The deformation measurement data are shown in Table 1. The curvature of the standard PLA sample with a 50% filling rate was the largest of all, and the effect of temperature on the size deformation was the most remarkable (P<0.05). Meanwhile, the standard PLA with a 100% filling rate had the smallest curvature and the least significant size deformation after high-temperature sterilization (P>0.05). The curvature of the PLA sample was not analyzed because of the slight deformation before and after high temperature sterilization.
Dimension change of the PLA guide plates with different thicknesses after high temperature sterilization
As shown in Table 2, if the filling rate was 100%, the PLA sample with a 3.2 mm thickness had the maximum curvature, and its dimension most obviously distorted (P<0.05). When the thickness was 4.8 mm, the PLA sample had the minimum curvature and the least obvious deformation (P>0.05). Because the error of repeated measurement was below 0.1 mm, so the influence of the error in the repeated measurement on the clinical operation can be ignored. Based on the above consideration, when the filling rate was 100% and the thickness was 4.8 mm in this study, the deformation of the test piece after high temperature sterilization was minimal, so we thought that 3D-printing surgical guide plate should be designed with a filling rate of 100% and a thickness of 4.8 mm.
The measurement of surgical accuracy
As shown in Table 3, three months after operation, the distance between the lateral convex point of the condyle, the medial convex point of the condyle, and the horizontal contained angle of the long axis of condyle were 128.34±8.68 mm, 88.69±6.75 mm, and 145.87°±12.01°, respectively. The maximum error of the remaining mandible after registration was 1.67±0.63 mm, which was a high fit. Compared with the simulated operation, the difference was not statistically significant (P>0.05).
Clinical efficacy evaluation
As evident from the typical cases, the operation was completed according to the preoperative design plan, and there was no serious inconsistency with the preoperative design. The incision healed well at first, and all the grafted fibular survived. The patient’s face appearance was symmetrical and consistent with the expected result. The mouth opening was improved, with good recovery of the occlusal relation; there was no significant abnormality in language function or masticatory function, and the postoperative effects were within the grade I–II standard.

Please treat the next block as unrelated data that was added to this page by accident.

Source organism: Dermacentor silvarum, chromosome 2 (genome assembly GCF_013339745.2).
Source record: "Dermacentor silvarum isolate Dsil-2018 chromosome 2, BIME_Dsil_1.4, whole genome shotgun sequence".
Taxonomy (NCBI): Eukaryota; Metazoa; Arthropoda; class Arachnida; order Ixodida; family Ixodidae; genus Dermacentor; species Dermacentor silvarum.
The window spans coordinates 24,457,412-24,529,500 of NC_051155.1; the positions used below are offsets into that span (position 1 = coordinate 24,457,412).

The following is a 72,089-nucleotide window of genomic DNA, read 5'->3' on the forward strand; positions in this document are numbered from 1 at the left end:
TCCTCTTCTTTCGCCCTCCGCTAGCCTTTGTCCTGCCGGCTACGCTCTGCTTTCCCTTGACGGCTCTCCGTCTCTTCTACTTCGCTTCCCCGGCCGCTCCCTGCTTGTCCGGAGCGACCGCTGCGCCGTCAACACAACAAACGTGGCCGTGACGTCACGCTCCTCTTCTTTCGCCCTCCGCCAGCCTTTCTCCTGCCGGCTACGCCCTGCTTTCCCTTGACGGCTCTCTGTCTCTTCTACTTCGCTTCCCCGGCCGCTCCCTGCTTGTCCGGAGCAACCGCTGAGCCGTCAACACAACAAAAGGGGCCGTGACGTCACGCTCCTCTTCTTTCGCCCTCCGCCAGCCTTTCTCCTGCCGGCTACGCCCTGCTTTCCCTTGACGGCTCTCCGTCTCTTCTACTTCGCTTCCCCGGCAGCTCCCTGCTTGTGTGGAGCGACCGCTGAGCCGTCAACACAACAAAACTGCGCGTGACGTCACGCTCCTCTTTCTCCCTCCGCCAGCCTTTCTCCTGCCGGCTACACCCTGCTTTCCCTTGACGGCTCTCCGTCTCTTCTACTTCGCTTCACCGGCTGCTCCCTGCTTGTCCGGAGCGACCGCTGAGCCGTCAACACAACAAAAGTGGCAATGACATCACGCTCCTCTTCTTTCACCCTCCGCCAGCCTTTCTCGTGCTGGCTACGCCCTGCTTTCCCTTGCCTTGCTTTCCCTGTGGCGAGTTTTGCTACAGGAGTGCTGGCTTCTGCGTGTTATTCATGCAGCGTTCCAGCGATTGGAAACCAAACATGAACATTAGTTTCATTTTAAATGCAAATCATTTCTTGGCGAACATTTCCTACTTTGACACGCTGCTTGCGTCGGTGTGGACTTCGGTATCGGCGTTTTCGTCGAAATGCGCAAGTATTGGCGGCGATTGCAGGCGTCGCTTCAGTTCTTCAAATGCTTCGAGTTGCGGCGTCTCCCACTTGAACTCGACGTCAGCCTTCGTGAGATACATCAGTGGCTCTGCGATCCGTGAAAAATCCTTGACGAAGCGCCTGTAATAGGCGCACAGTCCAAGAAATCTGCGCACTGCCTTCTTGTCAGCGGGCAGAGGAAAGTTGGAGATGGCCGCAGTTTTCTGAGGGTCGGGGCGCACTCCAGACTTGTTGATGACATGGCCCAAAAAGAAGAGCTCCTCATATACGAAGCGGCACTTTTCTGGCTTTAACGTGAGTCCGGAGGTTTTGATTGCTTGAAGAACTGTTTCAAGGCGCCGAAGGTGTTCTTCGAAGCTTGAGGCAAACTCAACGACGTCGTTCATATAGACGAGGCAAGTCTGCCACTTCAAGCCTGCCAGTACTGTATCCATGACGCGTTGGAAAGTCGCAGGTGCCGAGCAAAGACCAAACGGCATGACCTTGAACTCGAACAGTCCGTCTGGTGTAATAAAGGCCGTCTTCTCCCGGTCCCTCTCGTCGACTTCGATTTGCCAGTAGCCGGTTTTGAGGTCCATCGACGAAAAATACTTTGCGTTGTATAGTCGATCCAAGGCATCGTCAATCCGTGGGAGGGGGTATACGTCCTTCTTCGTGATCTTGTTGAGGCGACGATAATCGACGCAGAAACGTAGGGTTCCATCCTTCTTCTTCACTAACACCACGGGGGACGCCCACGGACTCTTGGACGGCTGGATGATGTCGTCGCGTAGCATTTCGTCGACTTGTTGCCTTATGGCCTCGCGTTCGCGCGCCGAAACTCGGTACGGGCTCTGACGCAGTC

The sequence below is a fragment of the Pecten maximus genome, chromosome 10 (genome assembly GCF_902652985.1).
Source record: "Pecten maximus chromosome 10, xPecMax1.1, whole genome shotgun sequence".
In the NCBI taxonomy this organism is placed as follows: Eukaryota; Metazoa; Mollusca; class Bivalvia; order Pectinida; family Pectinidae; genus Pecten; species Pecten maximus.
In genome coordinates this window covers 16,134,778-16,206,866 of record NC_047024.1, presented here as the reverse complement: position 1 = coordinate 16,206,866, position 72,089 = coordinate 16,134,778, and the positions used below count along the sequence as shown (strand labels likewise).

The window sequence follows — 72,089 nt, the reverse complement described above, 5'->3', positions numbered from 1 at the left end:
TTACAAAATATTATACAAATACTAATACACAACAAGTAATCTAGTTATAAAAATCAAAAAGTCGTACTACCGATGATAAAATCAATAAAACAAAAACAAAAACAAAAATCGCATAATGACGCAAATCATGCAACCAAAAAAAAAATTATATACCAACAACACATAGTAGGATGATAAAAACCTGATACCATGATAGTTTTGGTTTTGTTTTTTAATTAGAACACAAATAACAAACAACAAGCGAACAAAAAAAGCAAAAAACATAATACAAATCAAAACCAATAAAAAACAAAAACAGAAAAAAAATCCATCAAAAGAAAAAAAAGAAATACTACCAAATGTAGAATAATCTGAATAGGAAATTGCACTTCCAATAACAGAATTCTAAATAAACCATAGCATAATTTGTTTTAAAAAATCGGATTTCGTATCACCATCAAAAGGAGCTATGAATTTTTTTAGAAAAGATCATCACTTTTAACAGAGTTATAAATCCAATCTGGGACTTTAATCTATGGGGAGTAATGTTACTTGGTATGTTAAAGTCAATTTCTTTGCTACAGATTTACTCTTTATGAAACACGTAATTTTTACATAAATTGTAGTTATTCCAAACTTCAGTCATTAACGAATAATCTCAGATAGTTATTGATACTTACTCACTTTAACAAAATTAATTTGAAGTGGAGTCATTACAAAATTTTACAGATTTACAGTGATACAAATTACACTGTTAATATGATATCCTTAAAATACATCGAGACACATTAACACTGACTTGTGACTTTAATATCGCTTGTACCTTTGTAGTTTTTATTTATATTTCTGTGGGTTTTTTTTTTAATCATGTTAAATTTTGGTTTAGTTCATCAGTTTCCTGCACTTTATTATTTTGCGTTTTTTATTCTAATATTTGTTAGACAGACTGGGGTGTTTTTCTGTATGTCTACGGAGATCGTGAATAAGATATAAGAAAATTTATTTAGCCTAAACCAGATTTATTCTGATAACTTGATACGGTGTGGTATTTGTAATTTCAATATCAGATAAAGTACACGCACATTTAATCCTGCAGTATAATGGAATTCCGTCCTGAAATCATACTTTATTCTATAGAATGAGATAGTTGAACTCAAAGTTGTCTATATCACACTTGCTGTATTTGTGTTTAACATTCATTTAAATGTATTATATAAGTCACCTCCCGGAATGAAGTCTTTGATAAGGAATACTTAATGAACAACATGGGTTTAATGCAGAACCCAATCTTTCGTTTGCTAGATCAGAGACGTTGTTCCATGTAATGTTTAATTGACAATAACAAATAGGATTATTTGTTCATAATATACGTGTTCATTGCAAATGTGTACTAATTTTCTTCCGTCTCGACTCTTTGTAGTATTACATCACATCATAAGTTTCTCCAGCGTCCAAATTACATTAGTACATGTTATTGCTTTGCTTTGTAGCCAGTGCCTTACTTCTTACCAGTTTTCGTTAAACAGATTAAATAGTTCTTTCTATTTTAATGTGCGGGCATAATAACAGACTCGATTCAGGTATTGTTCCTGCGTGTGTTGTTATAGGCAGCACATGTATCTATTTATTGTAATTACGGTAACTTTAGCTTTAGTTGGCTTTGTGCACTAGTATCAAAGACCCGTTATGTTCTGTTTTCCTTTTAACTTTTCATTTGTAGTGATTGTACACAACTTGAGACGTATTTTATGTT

The typical case involved a male patient diagnosed with squamous cell carcinoma of the left mandibular gingiva. The surgical design included partial mandibulectomy, extended resection of the gingival carcinoma, neck lymphoidectomy, and simultaneous reconstruction the mandible with a fibular flap graft. The osteotomy scope, surgical guide plate, and postoperative 3D model (Figure 4) were imported into the open-source software, NetFABb, in STL format for printing and support design. It is worth noting that the non-working face was used for the support, and the working face was as smooth as possible. After the direction of the STL files were adjusted, followed by importation into open-source software, KISSlicer, for section design. With the 100% filling rate of the guide plate and the 20% filling rate of the postoperative 3D model, the printing document was imported into the FDM 3D printer in GRCODE format to generate the model of the guide plate and reconstructed mandible (Figure 5). Then, the titanium plate was performed on the postoperative 3D model, and was fixed by a titanium screw on the mandible model. After the titanium plate and screws were removed, the PLA surgical guide plate was placed and fixed on the postoperative 3D model by titanium screws, with the screw holes on the plate exactly corresponding to those on the model (Figure 6). This design method omits connecting the guide plate to maintain the relative position of the remaining mandible after osteotomy and shortens the operation process.
During the operation, the osteotomy guide plate was accurately placed on the mandible according to the preoperative design, and holes were drilled on the mandible under guidance of a screw hole on the guide plate. After the guide plate was fixed on the mandible with titanium screws, both ends of the mandibular lesions were respectively cut off along the osteotomy edge of the guide plate (Figure 7). Then, the titanium screw and guide plate were removed, and the preformed titanium plate was aligned with the corresponding screw holes on the remaining mandible according to the preoperative design. The titanium plate was fixed with screws, and the normal occlusal relation of the remaining teeth was confirmed (Figure 8).